Much like Woody Allen, I have a love-hate relationship with Ridley Scott.
The problem with Scott is that he is inconsistent in his direction. One moment, he’ll make a science fiction classic that took full advantage of its space horror scenario with “Alien,” but then ruin it with “Prometheus” by wanting to be sophisticated, only to have it ruined by dumb character writing or logic gaps that make the audience question everything that has been built up.
I’ve made it no secret that I do not care for “Blade Runner,” as that film has put me to sleep on more than one occasion. I also do not like “Gladiator,” “American Gangster” or “Black Hawk Down,” and despise Scott’s version of “Robin Hood.”
Part of the problem with Scott is that he seems to take a lot of fun out of going to the movies. His films are often visually stunning and go by the epic style of classic directors like Cecil B. DeMille and D.W. Griffith, but there is a general disconcern in his films. That everything is set up for one gigantic action piece, but never bother to ask how all these people got to this place and what their stake is in all of this.
In other words, Scott’s films are all style, and no substance.
Which is why I adore Scott’s newest film, “The Martian.” While Scott does not diverge from his roots of making impossible landscapes feel so close to home, he does something that I have never seen out of Scott before – Telling an optimistic tale without any sort of violence or action set piece.
At times, “The Martian” feels like a fusion of “Gravity” and the worthwhile scenes of “Interstellar,” where space is unforgiving and we are fools for trying to explore it. But then there are moments in “The Martian” that remind us why we explore space and the lengths we will reach to survive. That even in the face of overwhelming adversities, we will fight to see the sun rise one more day over that horizon. Even if that horizon is another planet.
On the space mission Ares III, one of the first missions to put astronauts on Mars, the crew encounters a large dust storm which forces them to abort the mission and leave the planet. Unfortunately, Mark Whatney (Matt Damon) is struck by debris on the way back to the ship and is declared dead by the crew, as they leave Mars without him.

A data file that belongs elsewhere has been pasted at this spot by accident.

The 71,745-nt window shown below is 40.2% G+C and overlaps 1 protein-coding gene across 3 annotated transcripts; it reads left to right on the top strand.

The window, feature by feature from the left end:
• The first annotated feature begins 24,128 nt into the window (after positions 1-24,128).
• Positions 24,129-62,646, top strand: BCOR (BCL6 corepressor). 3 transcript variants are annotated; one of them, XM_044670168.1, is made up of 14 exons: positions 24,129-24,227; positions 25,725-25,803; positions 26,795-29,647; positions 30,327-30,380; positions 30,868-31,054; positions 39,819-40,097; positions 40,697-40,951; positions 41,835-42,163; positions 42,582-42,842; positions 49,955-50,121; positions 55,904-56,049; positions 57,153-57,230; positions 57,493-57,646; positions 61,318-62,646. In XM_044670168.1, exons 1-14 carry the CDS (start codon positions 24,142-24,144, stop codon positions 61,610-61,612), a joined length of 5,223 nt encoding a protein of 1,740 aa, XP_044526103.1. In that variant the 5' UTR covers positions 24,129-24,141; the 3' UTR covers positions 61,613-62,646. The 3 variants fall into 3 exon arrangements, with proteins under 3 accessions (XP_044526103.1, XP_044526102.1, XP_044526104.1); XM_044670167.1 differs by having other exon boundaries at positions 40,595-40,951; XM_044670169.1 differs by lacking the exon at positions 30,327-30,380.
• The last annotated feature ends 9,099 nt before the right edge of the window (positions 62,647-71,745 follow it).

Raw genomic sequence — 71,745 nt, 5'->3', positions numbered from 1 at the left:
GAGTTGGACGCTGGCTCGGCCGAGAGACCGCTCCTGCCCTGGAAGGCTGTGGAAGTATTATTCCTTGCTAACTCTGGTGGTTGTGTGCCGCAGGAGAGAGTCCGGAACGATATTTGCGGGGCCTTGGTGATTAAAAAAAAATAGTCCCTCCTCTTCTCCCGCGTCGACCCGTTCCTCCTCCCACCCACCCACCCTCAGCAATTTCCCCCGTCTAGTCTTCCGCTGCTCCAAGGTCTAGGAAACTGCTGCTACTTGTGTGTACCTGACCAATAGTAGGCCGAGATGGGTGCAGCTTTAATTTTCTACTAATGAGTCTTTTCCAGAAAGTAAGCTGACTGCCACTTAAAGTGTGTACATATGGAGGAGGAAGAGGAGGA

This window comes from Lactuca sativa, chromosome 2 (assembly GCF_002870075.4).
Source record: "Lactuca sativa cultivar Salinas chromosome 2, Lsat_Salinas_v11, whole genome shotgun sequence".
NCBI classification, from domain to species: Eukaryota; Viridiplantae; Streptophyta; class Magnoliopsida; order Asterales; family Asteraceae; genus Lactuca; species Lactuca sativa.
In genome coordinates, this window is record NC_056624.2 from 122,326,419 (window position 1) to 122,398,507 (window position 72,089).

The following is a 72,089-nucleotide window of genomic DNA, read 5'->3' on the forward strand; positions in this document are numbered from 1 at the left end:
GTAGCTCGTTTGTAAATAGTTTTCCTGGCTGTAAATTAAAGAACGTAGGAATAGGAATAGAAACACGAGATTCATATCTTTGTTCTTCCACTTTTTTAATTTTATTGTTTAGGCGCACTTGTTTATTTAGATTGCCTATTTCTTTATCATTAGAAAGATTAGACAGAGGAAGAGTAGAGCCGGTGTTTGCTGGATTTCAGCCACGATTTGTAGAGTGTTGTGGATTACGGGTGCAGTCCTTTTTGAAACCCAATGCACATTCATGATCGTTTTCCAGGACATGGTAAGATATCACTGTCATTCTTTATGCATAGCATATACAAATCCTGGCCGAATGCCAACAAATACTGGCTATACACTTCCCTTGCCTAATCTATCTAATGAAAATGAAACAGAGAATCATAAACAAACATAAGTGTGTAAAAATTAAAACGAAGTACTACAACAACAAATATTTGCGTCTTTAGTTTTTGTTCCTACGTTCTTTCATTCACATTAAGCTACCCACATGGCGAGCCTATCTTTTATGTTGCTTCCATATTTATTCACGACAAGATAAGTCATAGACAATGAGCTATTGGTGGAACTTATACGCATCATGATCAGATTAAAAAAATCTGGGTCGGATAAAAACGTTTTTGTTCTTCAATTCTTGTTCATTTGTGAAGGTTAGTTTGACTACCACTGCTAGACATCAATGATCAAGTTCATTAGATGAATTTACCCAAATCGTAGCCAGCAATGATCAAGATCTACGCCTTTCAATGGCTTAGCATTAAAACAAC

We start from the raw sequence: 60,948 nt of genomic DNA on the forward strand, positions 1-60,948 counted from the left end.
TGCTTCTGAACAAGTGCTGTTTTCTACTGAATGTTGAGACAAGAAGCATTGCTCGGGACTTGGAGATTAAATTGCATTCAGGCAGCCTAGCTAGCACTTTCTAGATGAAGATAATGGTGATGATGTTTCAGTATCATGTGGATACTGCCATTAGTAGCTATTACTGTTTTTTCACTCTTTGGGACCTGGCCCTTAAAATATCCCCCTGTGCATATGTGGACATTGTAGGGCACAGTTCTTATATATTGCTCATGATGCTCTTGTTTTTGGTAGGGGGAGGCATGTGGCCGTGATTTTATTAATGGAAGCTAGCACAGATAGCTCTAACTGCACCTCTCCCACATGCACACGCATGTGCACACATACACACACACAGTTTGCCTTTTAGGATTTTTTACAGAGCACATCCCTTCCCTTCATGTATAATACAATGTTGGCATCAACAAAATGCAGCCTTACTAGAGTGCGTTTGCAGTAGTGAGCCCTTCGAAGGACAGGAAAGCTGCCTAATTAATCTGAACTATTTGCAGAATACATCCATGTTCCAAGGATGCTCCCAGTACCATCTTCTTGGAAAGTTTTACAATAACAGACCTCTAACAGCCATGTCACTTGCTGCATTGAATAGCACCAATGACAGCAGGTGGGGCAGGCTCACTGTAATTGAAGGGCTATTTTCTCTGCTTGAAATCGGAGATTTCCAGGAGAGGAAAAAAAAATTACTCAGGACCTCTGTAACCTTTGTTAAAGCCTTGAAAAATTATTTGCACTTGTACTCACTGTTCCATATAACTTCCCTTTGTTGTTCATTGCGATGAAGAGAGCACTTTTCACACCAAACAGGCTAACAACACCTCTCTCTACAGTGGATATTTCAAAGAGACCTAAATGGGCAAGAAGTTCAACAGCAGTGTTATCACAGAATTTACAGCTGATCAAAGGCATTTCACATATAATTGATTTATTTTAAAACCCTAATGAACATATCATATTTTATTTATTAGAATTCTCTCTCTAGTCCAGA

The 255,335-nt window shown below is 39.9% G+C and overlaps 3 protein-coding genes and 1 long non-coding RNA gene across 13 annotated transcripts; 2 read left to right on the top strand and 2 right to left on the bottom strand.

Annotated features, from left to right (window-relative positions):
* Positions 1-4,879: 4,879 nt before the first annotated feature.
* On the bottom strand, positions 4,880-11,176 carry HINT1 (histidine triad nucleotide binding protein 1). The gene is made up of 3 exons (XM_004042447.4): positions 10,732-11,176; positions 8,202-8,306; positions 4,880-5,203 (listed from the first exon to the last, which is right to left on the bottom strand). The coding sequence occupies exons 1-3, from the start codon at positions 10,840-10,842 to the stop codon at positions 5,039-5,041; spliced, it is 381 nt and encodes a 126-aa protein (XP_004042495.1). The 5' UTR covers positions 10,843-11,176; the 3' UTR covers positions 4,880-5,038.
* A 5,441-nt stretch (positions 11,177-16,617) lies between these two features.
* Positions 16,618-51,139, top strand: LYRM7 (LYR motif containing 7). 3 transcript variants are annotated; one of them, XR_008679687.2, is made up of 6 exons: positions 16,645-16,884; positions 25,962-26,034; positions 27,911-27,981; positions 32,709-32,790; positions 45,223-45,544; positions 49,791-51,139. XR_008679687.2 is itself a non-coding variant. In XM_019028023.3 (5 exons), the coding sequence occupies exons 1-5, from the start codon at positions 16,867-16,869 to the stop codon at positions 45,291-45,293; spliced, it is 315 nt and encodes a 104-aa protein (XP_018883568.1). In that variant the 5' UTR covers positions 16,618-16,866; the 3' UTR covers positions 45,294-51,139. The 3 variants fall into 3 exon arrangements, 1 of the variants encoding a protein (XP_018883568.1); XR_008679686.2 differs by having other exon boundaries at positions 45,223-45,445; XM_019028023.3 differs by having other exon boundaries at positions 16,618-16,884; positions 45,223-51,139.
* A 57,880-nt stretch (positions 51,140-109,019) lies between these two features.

As Earth and the crew of Ares III mourns the loss of Whatney, he awakens to find a piece of debris lodged in his chest and alive. After some surgery, Mark begins to realize his situation – Stranded on a deserted planet, with the closest rescue team being four years away, no way to contact NASA, and only has enough oxygen and food to last him a few months.
What I love about “The Martian” may seem rather simple, but is what makes going to movies so much fun. Mark, and not giving in to the inevitable and assuming that death will happen to him on Mars, decides to go against every odd and obstacle so that he will not die here. He is aware of the fact that everything seems against him, especially since no food grows on Mars and his rover can only go 30 minutes from base before needing a recharge. But that does not stop him from finding a solution to suit his needs.
All while, and this is the biggest reason this film works, Mark never once stops being positive about his struggle. He has his share of setbacks and fumbles along the way, but every day he finds a reason to smile and keep on finding a way home.
One of my favorite examples of this is after digging up a radioactive isotope, so that he can run the rover longer at night without using up the heater, Mark has found a song left by his commanding officer (Jessica Chastain) that is “the least disco,” which is “Hot Stuff” by Donna Summers. He complains about how the only music he gets stuck with is crappy disco songs and still looks disapproving when the best song is still from the 1970s.
And yet, Mark grooves to the song anyway.
To be perfectly honest, “The Martian” is not a complex movie about loneliness or the inevitability of death, though those are reoccurring points in the film. This is a survival film, about how we will not take something lying down and fight to survive anything that comes our way. It just so happens that Mark needs to survive on a planet that will kill you the moment your back is turned.
Matt Damon’s performance as Mark Whatney is pitch perfect, as he captures both the highs and lows of a man being left for dead and refusing to take no for an answer. From cherishing the first time his potato crops grow in, to screaming at the top of his lungs when his bio-lab is destroyed by a breach in the tent, to posing for a picture like Fonzie from “Happy Days.” Damon keeps this film grounded in reality, without ever going overboard on melodrama or psycho-analysis.
Mark is having a blast on Mars, because he loves the challenge of surviving something no one else has ever done before. He cracks his biggest smiles when he realizes that he colonized Mars and can add the title of “Space Pirate” to his list of accolades.
“The Martian” is one of those reasons why cinema is so much fun. It reminds us that the little moments of happiness can go a long way. That sometimes all you need is to be heart-warming, funny and strong-willed in order to be a beautiful film. Ridley Scott certainly surprised me with this film, but I am not complaining at all with the results.
Final Grade: A